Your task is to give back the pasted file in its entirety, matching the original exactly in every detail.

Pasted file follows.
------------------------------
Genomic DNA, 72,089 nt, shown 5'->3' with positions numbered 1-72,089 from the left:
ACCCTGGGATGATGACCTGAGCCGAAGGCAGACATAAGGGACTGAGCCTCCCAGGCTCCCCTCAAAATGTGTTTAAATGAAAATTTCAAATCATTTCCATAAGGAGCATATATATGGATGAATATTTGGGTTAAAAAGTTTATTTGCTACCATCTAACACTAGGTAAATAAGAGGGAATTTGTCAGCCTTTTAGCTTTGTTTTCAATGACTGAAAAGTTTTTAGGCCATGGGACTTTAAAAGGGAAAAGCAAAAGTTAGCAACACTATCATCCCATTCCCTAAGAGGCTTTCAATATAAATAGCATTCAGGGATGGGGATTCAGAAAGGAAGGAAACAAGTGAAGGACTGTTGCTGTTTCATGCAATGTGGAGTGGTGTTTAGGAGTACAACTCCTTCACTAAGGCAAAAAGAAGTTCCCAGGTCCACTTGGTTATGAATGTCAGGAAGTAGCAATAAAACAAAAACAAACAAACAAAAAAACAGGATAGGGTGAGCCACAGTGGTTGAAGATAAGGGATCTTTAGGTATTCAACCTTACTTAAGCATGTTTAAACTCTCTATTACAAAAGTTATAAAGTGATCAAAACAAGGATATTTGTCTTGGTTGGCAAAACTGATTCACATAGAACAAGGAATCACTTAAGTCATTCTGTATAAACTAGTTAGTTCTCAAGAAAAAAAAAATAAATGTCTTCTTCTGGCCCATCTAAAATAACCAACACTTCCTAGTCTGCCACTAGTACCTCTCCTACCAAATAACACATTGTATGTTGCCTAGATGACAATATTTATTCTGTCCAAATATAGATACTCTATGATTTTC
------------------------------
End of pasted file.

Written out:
Genomic DNA, 72,089 nt, shown 5'->3' with positions numbered 1-72,089 from the left:
ACCCTGGGATGATGACCTGAGCCGAAGGCAGACATAAGGGACTGAGCCTCCCAGGCTCCCCTCAAAATGTGTTTAAATGAAAATTTCAAATCATTTCCATAAGGAGCATATATATGGATGAATATTTGGGTTAAAAAGTTTATTTGCTACCATCTAACACTAGGTAAATAAGAGGGAATTTGTCAGCCTTTTAGCTTTGTTTTCAATGACTGAAAAGTTTTTAGGCCATGGGACTTTAAAAGGGAAAAGCAAAAGTTAGCAACACTATCATCCCATTCCCTAAGAGGCTTTCAATATAAATAGCATTCAGGGATGGGGATTCAGAAAGGAAGGAAACAAGTGAAGGACTGTTGCTGTTTCATGCAATGTGGAGTGGTGTTTAGGAGTACAACTCCTTCACTAAGGCAAAAAGAAGTTCCCAGGTCCACTTGGTTATGAATGTCAGGAAGTAGCAATAAAACAAAAACAAACAAACAAAAAAACAGGATAGGGTGAGCCACAGTGGTTGAAGATAAGGGATCTTTAGGTATTCAACCTTACTTAAGCATGTTTAAACTCTCTATTACAAAAGTTATAAAGTGATCAAAACAAGGATATTTGTCTTGGTTGGCAAAACTGATTCACATAGAACAAGGAATCACTTAAGTCATTCTGTATAAACTAGTTAGTTCTCAAGAAAAAAAAAATAAATGTCTTCTTCTGGCCCATCTAAAATAACCAACACTTCCTAGTCTGCCACTAGTACCTCTCCTACCAAATAACACATTGTATGTTGCCTAGATGACAATATTTATTCTGTCCAAATATAGATACTCTATGATTTTC